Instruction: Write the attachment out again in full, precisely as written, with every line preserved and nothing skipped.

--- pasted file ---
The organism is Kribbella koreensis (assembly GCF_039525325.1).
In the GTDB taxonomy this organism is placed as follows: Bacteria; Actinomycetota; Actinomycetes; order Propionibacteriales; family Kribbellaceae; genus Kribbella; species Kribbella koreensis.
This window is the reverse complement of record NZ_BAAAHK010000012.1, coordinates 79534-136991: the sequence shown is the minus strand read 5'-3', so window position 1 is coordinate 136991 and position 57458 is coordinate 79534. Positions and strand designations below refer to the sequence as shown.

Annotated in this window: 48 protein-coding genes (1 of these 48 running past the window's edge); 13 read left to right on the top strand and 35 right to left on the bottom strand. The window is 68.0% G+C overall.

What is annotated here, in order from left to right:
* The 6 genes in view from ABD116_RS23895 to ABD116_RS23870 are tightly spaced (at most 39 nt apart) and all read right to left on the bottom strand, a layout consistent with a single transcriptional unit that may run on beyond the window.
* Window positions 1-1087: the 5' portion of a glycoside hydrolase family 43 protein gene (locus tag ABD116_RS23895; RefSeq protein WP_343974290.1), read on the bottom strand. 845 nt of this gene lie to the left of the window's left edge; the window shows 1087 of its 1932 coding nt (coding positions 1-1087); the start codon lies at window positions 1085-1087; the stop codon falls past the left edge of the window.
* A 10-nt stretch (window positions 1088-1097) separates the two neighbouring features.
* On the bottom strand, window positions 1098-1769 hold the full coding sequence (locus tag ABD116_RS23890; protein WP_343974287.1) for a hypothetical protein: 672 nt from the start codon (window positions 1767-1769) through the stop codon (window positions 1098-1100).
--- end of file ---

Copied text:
The organism is Kribbella koreensis (assembly GCF_039525325.1).
In the GTDB taxonomy this organism is placed as follows: Bacteria; Actinomycetota; Actinomycetes; order Propionibacteriales; family Kribbellaceae; genus Kribbella; species Kribbella koreensis.
This window is the reverse complement of record NZ_BAAAHK010000012.1, coordinates 79534-136991: the sequence shown is the minus strand read 5'-3', so window position 1 is coordinate 136991 and position 57458 is coordinate 79534. Positions and strand designations below refer to the sequence as shown.

Annotated in this window: 48 protein-coding genes (1 of these 48 running past the window's edge); 13 read left to right on the top strand and 35 right to left on the bottom strand. The window is 68.0% G+C overall.

What is annotated here, in order from left to right:
* The 6 genes in view from ABD116_RS23895 to ABD116_RS23870 are tightly spaced (at most 39 nt apart) and all read right to left on the bottom strand, a layout consistent with a single transcriptional unit that may run on beyond the window.
* Window positions 1-1087: the 5' portion of a glycoside hydrolase family 43 protein gene (locus tag ABD116_RS23895; RefSeq protein WP_343974290.1), read on the bottom strand. 845 nt of this gene lie to the left of the window's left edge; the window shows 1087 of its 1932 coding nt (coding positions 1-1087); the start codon lies at window positions 1085-1087; the stop codon falls past the left edge of the window.
* A 10-nt stretch (window positions 1088-1097) separates the two neighbouring features.
* On the bottom strand, window positions 1098-1769 hold the full coding sequence (locus tag ABD116_RS23890; protein WP_343974287.1) for a hypothetical protein: 672 nt from the start codon (window positions 1767-1769) through the stop codon (window positions 1098-1100).